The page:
Matt LeFleur analyzes RG III's game

ASHBURN, Va. -- It’s not the December anyone wanted; it is one that could still make a difference when it comes to the Washington Redskins' future. That’s because the final four games will be, in large part, about the development of quarterback Robert Griffin III.

Yes, the Redskins want to win regardless of who’s at quarterback. But it’s Griffin who can calm fears about 2014 – and beyond – by having a strong finish. Thus far, he’s looked every bit the second-year quarterback that he is. Of course, there will be as many questions about his relationship with coaches, assuming they're back, as his on-field performance. But, for now, we'll stick to the field.

Therefore, I checked in with quarterbacks coach Matt LaFleur to see what progress he thinks Griffin has made – and areas he can improve. There were no questions about their relationship, I promise.

We talked about a few areas:

  1. Griffin did a better job last week of getting rid of the ball quicker, especially in the first half. We saw it in the number of checkdowns and even on the final drive, when he went through his progressions quicker and found other options. LaFleur saw it on the first play of the game when Griffin pumped to the right and threw back to the middle for Alfred Morris. It wasn’t a designed play; it was Griffin seeing his first option wasn’t there and immediately finding his second. "We ran a quick game concept and it didn’t look great and without any hesitation he got it to the halfback and that got us going,” LaFleur said. “Plays like that can make a huge difference in wins and losses and just being successful on drives.”This is a week-to-week issue. If teams play man, the checkdowns aren’t as available. Heavy zone teams are more vulnerable to checkdowns. It also helped that in the first half especially the offensive line was solid.“He was afforded the time to get through his reads,” LaFleur said. “All quarterbacks, each play is its own entity and you can pick apart each play. Sometimes they do a good job getting to the checkdown and sometimes they progress faster. Our job is to help them see the defense and based on coverages and when to eliminate the No. 1 and through the progression so they can get to No. 2. They have to have an understanding of what coverages they’re attacking and how our concepts attack that coverage. Each week is a different challenge. Last week he did a better job.”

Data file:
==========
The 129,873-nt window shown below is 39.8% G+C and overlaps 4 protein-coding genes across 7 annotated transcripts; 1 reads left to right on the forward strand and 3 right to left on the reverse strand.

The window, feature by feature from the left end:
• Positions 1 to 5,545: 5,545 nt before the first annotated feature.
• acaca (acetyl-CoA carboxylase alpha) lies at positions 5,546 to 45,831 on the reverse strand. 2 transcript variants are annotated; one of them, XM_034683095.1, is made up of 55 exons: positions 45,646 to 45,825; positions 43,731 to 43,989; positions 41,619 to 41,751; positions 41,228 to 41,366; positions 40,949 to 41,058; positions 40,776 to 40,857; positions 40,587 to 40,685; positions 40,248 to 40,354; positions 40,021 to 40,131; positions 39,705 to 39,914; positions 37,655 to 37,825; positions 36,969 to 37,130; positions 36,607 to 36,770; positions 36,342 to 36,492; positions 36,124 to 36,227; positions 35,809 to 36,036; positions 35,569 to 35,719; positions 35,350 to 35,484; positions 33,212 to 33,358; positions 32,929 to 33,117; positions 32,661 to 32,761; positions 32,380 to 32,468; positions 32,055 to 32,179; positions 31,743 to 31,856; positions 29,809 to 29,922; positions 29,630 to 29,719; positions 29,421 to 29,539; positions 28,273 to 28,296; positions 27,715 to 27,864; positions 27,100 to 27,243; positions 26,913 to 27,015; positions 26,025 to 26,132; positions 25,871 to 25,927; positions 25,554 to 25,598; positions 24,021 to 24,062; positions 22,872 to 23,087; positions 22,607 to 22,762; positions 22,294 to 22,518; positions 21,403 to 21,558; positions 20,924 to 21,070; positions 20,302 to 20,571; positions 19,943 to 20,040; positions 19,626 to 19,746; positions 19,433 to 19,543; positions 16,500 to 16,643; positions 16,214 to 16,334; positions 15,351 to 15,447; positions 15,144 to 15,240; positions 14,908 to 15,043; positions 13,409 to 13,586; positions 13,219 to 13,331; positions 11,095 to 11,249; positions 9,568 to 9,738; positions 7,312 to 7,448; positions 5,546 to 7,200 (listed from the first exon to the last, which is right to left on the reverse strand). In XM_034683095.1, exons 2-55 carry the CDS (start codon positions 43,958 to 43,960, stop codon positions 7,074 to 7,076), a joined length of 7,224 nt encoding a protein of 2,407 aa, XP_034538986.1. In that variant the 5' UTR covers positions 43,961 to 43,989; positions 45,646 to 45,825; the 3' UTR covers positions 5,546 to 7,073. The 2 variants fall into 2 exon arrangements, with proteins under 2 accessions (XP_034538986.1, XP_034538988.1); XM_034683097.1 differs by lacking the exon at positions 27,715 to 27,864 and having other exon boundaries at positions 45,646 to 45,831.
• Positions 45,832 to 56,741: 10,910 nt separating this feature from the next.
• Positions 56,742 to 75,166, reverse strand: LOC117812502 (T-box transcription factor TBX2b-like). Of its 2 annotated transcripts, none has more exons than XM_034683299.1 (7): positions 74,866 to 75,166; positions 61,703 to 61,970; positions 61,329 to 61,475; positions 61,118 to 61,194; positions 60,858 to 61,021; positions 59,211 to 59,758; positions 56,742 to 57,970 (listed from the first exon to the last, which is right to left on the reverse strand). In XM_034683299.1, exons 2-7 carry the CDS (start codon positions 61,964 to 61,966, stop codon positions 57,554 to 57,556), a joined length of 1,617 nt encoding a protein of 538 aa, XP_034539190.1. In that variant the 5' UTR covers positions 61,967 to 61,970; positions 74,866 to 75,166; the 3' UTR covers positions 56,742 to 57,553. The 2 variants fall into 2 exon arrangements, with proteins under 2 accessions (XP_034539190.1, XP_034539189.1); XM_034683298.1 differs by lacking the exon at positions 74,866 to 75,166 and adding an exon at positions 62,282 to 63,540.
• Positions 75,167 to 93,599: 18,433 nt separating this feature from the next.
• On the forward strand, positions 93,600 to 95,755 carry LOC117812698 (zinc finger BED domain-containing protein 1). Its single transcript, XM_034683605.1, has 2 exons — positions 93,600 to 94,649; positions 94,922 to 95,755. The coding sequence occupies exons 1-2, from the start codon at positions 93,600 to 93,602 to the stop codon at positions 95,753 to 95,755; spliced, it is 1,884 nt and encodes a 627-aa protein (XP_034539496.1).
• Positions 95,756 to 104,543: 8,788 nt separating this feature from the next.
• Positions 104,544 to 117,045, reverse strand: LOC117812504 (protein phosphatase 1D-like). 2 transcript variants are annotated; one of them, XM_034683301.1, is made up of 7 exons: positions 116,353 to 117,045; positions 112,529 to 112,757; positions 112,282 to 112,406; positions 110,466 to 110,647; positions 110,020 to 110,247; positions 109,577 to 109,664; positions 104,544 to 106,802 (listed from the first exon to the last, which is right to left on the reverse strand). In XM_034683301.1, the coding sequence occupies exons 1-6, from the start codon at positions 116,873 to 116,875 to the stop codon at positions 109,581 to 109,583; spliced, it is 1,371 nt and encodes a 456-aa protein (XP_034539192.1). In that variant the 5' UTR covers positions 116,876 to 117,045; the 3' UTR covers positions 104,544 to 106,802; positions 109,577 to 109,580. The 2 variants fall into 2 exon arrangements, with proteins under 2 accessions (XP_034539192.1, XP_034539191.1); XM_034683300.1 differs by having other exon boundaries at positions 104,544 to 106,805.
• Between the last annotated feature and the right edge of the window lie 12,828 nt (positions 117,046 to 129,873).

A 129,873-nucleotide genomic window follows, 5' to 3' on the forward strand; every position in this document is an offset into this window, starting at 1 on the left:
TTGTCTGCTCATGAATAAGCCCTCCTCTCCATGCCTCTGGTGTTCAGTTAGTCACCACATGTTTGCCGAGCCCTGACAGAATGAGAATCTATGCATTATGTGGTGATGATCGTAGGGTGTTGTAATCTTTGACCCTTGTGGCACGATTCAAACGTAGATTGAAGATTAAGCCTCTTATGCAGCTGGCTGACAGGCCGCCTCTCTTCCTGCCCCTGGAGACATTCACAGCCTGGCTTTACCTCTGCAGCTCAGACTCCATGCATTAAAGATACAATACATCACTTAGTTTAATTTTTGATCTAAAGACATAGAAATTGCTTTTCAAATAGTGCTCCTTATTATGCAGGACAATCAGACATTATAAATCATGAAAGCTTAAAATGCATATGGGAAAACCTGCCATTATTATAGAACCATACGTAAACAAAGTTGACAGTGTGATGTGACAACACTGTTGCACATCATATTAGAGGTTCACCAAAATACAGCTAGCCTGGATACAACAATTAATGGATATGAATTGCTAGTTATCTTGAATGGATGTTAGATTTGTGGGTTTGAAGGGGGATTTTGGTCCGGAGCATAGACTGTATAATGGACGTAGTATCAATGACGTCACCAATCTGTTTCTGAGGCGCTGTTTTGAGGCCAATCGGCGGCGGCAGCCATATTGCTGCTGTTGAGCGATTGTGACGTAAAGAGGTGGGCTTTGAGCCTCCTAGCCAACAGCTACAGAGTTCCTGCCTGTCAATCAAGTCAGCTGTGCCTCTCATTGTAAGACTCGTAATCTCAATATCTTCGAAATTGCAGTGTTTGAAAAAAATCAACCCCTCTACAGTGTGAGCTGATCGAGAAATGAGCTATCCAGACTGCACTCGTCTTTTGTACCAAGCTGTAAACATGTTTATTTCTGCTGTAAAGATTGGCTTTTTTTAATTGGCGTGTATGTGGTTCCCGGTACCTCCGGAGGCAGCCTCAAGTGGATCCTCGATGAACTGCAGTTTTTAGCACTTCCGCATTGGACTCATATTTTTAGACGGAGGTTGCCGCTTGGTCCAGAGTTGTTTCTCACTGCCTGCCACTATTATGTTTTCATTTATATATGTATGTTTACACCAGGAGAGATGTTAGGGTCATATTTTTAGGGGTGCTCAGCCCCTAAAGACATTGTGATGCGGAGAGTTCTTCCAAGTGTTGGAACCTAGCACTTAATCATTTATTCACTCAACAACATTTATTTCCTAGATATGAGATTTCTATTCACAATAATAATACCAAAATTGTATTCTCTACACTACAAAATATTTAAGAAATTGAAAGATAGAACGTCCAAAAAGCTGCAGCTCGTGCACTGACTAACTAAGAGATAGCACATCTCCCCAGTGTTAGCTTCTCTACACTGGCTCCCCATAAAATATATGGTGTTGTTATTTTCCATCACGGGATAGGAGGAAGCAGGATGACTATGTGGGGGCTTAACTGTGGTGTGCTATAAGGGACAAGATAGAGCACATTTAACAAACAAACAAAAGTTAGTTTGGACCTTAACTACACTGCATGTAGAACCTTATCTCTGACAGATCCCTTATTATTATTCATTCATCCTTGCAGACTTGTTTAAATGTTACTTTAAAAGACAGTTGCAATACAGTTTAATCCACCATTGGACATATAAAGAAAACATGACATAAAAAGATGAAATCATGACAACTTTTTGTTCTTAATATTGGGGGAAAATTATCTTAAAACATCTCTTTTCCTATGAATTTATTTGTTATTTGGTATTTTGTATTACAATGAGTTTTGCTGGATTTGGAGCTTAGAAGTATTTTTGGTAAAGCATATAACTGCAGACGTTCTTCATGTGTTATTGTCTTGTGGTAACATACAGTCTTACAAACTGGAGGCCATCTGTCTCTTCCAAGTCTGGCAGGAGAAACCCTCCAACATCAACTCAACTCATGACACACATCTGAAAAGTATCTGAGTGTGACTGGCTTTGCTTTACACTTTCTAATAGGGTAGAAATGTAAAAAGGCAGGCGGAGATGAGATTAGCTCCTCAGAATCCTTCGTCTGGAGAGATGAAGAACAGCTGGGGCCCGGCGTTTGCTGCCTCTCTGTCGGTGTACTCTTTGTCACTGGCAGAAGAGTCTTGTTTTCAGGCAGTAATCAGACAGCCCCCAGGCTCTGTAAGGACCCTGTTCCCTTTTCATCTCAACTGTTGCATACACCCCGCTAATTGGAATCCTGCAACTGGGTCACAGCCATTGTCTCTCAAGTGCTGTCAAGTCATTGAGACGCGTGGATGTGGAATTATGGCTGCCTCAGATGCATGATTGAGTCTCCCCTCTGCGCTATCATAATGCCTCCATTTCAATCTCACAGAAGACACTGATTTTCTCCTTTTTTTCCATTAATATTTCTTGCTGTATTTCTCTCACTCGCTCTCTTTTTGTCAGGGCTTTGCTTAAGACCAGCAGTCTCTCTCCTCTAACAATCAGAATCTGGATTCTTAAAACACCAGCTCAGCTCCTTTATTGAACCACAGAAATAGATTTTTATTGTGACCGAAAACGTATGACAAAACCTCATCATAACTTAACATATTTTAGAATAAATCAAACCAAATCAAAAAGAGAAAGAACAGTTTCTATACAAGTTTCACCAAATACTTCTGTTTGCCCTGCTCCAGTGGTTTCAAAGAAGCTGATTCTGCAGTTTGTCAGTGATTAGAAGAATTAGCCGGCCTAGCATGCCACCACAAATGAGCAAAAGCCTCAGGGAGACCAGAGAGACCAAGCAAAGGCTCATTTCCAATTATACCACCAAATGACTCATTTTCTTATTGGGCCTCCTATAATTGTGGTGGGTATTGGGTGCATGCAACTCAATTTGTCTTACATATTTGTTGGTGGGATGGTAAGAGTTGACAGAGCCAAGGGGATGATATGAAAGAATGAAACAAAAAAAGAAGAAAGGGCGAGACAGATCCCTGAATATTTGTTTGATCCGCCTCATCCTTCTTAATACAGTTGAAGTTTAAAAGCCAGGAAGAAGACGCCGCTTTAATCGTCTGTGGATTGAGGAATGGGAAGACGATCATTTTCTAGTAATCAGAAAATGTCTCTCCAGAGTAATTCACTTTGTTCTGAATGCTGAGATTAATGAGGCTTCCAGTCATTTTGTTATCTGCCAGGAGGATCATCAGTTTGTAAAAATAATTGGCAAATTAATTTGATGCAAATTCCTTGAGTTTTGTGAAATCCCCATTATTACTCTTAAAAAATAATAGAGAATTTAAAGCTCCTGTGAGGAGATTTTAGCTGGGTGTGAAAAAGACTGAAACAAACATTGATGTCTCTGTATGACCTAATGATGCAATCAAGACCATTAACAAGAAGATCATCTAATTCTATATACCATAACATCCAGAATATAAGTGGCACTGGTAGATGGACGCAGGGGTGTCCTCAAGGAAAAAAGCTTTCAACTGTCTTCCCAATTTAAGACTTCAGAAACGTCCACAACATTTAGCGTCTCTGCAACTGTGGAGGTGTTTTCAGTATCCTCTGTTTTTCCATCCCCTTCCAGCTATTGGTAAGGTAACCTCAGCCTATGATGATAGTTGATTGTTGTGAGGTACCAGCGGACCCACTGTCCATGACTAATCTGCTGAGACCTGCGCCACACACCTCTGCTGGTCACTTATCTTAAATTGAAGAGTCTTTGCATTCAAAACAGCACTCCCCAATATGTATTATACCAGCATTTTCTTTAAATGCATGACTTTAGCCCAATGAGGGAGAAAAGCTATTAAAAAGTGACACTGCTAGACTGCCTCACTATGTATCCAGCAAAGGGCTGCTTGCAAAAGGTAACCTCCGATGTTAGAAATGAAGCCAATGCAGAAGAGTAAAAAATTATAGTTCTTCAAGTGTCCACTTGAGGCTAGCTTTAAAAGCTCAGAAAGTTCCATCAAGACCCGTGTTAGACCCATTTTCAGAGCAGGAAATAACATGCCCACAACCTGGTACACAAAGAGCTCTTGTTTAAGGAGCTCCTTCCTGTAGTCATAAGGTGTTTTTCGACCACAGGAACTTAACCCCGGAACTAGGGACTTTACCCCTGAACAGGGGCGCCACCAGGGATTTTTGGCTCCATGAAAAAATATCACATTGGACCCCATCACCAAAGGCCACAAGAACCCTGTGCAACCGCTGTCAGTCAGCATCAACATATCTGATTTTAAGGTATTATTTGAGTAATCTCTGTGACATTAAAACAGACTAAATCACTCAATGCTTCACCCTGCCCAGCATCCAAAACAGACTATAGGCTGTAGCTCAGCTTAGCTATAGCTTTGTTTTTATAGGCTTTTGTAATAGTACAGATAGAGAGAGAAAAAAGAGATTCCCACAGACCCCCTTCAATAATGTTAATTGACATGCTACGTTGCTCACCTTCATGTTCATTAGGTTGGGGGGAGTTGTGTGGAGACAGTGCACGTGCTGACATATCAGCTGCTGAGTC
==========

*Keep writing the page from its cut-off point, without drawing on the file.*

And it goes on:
2. Despite what Antrel Rolle said about Griffin taking too many hits, that wasn’t really the case Sunday night. Griffin was hit 16 times, but a number of them were shoves or came after he slid, avoiding worse collisions. Two stood out: the play on the sneak and the failed block on the end around.“Last week he did as good a job as he’s ever done in terms of getting down and avoiding hits, except for when he ran out of bounds and fell on the track,” LaFleur said. “He could have gotten lower [on the sneak].” The start of something or a one-game aberration? “Time will tell,” LaFleur said.

  3. Griffin’s timing on some routes has improved, though that’s still game to game. Against Minnesota he anticipated more routes, for example. “That’s something we work on every day,” LaFleur said. “That timing with the receiver is done on the practice field.”

  4. Griffin remains inconsistent at getting his feet around in the pocket, so they’re in sync with the rest of his body when he throws. Otherwise it leads to errant passes, as we have seen.“You better know where your eyes are taking you,” LaFleur said. “Your eyes will take you to the correct read but the feet tell you when to get off a certain read. That’s your timing mechanism. Your eyes have to get there before your feet. Body position is absolutely critical. If you don’t have good body position, your balance is off and your accuracy will be off. It’s absolutely critical you get your body in correct position to make the correct throw. He’s done a better job. It’s a constant work in progress.”

  5. His decision making on the final drive was solid. There were two occasions where if Griffin had waited a half-second longer, a deeper route would have opened. But in those situations you can’t take a chance. “You never bypass an open receiver,” LaFleur said. “You try to go through your progression and the timing of the progression. We’re not in a vacuum. There are other variables going on whether you have to move in the pocket or whatever happens if a receiver is late on a route.”

  6. There’s a lot of work to be done in the offseason and there’s only so much you can do during the season. “We’ll work on them now, it’s just hard to ingrain that when you have so much going on,” LaFleur said, “and so focused on the game plan. It’s hard to hammer down your fundamentals and make it subconscious.”